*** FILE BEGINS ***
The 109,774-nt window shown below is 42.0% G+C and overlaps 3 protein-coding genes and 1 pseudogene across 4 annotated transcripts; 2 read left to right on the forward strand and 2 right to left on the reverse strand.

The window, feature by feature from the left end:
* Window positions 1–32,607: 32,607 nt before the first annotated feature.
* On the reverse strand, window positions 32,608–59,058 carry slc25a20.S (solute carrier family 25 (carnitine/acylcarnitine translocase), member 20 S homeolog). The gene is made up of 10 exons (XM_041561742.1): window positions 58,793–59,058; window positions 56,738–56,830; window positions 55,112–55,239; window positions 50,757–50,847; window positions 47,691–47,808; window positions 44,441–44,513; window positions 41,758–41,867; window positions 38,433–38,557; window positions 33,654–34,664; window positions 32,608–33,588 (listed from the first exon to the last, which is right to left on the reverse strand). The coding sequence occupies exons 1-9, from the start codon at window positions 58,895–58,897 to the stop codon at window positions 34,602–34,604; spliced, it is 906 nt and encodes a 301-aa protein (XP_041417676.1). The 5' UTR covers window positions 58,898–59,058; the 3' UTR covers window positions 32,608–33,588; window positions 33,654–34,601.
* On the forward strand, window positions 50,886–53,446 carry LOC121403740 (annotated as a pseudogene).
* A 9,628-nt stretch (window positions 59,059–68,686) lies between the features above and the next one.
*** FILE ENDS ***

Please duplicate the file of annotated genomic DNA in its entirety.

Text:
The 109,774-nt window shown below is 42.0% G+C and overlaps 3 protein-coding genes and 1 pseudogene across 4 annotated transcripts; 2 read left to right on the forward strand and 2 right to left on the reverse strand.

The window, feature by feature from the left end:
* Window positions 1–32,607: 32,607 nt before the first annotated feature.
* On the reverse strand, window positions 32,608–59,058 carry slc25a20.S (solute carrier family 25 (carnitine/acylcarnitine translocase), member 20 S homeolog). The gene is made up of 10 exons (XM_041561742.1): window positions 58,793–59,058; window positions 56,738–56,830; window positions 55,112–55,239; window positions 50,757–50,847; window positions 47,691–47,808; window positions 44,441–44,513; window positions 41,758–41,867; window positions 38,433–38,557; window positions 33,654–34,664; window positions 32,608–33,588 (listed from the first exon to the last, which is right to left on the reverse strand). The coding sequence occupies exons 1-9, from the start codon at window positions 58,895–58,897 to the stop codon at window positions 34,602–34,604; spliced, it is 906 nt and encodes a 301-aa protein (XP_041417676.1). The 5' UTR covers window positions 58,898–59,058; the 3' UTR covers window positions 32,608–33,588; window positions 33,654–34,601.
* On the forward strand, window positions 50,886–53,446 carry LOC121403740 (annotated as a pseudogene).
* A 9,628-nt stretch (window positions 59,059–68,686) lies between the features above and the next one.